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Are You a Reliability Linchpin?

By Bill Barto, ASQ CRE, CRMP Life Cycle Engineering

Author’s note: I want to acknowledge that the general premise for this article is the book by Seth Godin titled “Linchpin: Are You Indispensable?” (Godin 2010). This book is a game-changer. After I read it, I was compelled to include it in all aspects of my life, including my career as a reliability engineer. If this article resonates with you, I strongly suggest that you get a copy of this book and read it cover to cover.

There is no lack of good information available on improving reliability in your organization. It usually comes in the form of tools to learn and tasks to complete. Learning the proper way to critically rank your assets or create a fault tree is important, but is only the start of making a real difference in your company. The hard work is finding ways to exceed expectations and make significant and meaningful cultural changes.

Merriam-Webster defines linchpin as “one that serves to hold together parts or elements that exist or function as a unit.” If your company is typical, it needs a Reliability Linchpin – someone who is prepared to break new ground, challenge the status quo and forget the rules that tell him or her to just show up and get a paycheck. You already possess the ability to become a Reliability Linchpin; everyone does. The journey starts with recognizing that the working world has changed from what it was years ago.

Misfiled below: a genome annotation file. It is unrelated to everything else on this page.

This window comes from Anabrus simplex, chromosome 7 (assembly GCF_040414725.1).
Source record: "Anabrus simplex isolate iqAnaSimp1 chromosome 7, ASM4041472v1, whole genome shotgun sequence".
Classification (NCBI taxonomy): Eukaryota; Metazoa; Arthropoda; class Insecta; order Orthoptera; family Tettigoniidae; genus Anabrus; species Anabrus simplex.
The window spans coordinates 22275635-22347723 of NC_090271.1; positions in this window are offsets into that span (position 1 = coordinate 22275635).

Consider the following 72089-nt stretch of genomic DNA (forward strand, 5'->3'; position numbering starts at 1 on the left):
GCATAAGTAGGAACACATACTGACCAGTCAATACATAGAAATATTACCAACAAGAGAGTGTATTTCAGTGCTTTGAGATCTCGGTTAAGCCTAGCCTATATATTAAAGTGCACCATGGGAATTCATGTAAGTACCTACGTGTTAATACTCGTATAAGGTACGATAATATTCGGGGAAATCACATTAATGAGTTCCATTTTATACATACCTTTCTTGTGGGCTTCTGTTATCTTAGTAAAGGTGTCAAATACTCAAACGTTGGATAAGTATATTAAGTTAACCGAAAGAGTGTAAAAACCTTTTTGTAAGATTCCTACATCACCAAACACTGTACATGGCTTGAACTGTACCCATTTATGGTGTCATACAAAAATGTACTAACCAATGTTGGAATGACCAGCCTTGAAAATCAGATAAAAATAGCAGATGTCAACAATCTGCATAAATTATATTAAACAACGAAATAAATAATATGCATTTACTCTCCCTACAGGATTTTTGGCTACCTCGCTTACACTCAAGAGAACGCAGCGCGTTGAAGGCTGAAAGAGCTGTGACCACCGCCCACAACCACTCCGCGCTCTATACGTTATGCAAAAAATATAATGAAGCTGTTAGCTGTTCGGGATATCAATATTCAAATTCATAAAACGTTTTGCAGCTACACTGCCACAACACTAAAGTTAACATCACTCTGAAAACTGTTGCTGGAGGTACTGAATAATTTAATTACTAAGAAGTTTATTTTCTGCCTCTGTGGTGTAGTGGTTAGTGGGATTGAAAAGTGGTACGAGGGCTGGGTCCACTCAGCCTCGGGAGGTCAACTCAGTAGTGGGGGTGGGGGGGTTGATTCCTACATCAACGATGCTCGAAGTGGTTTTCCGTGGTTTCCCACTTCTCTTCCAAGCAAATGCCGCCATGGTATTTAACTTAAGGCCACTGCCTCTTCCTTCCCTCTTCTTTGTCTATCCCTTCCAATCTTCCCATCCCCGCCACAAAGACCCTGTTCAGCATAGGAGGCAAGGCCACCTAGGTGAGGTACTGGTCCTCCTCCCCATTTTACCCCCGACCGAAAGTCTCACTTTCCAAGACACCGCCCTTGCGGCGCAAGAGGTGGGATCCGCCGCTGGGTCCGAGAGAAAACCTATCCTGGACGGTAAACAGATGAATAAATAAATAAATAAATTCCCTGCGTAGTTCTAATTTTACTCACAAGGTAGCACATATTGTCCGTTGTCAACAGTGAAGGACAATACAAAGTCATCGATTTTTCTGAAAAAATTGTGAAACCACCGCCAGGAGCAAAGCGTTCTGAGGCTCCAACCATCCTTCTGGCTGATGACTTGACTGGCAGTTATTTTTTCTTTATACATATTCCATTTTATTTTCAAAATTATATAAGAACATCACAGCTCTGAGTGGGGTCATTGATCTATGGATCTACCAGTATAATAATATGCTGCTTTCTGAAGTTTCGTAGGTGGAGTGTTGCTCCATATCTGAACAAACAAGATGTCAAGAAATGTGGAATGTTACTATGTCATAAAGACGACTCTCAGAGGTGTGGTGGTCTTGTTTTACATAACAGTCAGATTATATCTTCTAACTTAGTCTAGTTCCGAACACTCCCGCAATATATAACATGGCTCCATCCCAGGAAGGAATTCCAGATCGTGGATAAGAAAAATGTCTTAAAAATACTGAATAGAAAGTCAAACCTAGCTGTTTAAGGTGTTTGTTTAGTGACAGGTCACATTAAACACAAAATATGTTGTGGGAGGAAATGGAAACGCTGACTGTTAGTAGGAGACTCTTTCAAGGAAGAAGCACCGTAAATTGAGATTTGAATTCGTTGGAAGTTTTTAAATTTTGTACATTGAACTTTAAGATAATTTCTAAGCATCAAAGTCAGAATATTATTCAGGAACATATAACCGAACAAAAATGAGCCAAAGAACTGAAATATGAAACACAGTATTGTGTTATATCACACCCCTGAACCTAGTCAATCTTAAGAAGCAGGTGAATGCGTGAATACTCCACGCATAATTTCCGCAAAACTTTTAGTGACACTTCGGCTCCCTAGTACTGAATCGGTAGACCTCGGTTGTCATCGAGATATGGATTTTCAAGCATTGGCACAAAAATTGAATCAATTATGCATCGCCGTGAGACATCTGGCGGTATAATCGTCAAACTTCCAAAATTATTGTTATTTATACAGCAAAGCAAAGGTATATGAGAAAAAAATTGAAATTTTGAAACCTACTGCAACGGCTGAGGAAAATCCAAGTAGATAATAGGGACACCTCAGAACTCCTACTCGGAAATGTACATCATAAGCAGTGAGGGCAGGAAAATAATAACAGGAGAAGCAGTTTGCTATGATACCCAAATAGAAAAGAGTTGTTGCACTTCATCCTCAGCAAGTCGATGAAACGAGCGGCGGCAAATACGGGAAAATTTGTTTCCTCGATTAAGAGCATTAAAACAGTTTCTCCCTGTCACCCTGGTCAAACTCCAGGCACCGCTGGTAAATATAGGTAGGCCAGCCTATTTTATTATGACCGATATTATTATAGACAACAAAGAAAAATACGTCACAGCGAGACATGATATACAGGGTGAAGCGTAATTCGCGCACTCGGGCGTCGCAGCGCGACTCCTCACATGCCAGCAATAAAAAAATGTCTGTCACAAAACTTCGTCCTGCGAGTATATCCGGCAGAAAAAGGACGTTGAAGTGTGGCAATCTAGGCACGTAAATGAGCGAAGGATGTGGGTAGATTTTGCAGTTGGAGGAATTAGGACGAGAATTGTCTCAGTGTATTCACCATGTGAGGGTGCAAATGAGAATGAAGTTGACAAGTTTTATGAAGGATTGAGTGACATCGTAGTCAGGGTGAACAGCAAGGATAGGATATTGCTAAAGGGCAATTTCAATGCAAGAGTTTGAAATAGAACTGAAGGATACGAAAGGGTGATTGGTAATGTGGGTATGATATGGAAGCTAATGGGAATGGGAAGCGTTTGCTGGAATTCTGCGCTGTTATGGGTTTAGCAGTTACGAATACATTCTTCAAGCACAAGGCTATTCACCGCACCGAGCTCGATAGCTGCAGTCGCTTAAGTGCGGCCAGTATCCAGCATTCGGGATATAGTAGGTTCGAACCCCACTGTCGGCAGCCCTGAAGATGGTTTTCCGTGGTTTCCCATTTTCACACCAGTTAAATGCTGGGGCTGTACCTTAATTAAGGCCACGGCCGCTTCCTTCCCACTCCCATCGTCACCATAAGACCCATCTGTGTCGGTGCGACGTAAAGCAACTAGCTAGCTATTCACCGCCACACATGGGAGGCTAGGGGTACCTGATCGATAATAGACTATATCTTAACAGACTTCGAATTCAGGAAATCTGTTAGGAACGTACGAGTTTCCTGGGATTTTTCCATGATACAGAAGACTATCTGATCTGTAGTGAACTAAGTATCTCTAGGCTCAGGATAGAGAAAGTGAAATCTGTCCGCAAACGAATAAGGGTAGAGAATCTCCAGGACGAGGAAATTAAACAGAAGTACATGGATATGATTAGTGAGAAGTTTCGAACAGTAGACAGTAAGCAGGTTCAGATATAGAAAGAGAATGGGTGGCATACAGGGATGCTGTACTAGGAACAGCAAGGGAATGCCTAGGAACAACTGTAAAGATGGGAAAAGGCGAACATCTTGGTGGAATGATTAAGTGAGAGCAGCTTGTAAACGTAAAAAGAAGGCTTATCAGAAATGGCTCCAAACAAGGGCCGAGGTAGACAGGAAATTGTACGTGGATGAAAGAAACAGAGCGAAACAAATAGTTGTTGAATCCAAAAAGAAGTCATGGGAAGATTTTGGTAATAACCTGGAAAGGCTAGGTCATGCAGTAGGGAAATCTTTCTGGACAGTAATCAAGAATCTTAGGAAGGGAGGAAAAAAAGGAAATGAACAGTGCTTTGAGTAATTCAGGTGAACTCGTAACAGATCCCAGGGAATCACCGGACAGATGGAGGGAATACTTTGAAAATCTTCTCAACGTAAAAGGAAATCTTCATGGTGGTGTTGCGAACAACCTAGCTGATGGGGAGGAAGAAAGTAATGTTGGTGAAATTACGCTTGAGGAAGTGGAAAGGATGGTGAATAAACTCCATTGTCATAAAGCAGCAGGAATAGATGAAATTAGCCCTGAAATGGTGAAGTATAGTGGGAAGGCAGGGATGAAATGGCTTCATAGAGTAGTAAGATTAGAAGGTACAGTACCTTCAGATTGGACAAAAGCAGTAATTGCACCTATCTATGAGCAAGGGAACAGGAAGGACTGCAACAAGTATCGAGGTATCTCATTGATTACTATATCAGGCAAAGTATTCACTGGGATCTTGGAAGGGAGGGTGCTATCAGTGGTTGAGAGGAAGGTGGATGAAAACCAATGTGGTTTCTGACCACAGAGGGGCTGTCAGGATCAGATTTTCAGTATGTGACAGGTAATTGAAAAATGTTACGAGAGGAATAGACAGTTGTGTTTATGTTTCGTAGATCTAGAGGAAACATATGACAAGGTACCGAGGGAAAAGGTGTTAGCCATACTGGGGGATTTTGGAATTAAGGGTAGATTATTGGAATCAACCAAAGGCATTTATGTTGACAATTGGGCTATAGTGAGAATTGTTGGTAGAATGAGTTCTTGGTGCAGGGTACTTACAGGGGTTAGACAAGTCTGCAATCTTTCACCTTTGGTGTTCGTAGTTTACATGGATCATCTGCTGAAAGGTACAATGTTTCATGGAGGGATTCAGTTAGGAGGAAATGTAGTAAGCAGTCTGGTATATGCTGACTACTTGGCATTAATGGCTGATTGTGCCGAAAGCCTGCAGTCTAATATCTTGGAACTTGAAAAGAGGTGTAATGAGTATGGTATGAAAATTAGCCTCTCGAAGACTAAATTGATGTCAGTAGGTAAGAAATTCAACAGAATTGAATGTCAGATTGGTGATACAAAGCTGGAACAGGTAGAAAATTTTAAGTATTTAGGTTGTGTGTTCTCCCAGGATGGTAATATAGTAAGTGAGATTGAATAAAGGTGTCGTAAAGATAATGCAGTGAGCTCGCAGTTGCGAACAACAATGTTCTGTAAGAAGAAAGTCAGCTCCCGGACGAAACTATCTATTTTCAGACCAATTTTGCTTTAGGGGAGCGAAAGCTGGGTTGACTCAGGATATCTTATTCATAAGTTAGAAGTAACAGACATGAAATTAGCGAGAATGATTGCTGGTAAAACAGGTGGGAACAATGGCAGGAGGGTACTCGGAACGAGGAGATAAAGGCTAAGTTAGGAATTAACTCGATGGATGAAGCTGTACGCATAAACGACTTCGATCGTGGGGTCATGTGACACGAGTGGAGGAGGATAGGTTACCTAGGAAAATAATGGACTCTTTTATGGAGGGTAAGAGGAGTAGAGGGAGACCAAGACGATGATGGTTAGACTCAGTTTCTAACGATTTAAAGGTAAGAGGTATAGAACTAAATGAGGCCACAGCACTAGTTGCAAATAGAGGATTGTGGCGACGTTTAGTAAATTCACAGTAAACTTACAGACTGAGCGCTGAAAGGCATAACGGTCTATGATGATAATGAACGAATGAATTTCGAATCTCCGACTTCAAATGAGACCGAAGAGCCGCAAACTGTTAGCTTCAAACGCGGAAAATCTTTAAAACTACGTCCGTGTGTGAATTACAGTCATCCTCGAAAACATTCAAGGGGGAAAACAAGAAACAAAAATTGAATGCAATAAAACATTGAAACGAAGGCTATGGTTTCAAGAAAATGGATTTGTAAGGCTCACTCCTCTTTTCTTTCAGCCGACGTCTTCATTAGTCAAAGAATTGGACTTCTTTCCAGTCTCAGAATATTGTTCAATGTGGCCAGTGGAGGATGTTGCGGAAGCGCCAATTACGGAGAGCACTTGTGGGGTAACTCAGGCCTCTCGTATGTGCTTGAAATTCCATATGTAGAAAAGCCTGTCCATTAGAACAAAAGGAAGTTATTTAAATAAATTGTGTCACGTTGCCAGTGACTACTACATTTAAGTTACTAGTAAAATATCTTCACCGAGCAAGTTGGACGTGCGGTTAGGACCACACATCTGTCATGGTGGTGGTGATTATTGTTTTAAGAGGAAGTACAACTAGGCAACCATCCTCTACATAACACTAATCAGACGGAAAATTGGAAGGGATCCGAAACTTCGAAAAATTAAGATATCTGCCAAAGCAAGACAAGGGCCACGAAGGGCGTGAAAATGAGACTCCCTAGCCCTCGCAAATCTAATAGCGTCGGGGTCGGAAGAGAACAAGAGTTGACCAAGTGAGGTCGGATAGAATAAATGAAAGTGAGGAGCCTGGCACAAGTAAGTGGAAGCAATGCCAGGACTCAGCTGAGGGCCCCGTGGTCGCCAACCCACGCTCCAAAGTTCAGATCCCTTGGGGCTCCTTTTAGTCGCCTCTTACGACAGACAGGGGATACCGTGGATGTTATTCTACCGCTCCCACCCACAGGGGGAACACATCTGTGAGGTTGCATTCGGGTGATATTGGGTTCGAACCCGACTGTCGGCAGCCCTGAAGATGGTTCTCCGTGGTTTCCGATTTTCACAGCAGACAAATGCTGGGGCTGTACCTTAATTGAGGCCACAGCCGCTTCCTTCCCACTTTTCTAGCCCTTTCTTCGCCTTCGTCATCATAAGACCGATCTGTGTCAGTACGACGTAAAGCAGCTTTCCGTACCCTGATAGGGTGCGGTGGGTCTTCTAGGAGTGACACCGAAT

A hundred or so years ago, the heads of companies needed workers who would show up for work, follow a set of instructions and repeat this day after day for their entire career. These factory jobs were plentiful and functioned like cogs in a machine. The men in charge had the ability to remove and replace workers at will. They were also successful in reorganizing our society to allow them to keep the positions filled. They created a universal educational system (that is still in use today) that promoted the training of millions of factory workers. This model has worked so well that those who operate outside this way of thinking (linchpins) look odd and invite criticism. Obviously, we do not want to find ourselves in this situation.

Have you ever met a linchpin? You probably have encountered one in your daily life and failed to notice. When I am not traveling for work, I am usually sitting in a coffee shop a few miles from my house. Why do I visit this particular coffee shop when there are other places that serve coffee closer to my house? I do so because a linchpin opened this particular shop. Everyone that works behind the counter knows the proper preparation of coffee and can do it repeatedly. They destroy the coffee-making status quo by not simply switching on an automatic brewer and pouring cups of coffee. As far as I am concerned, whoever started this coffee shop is a Coffee Linchpin.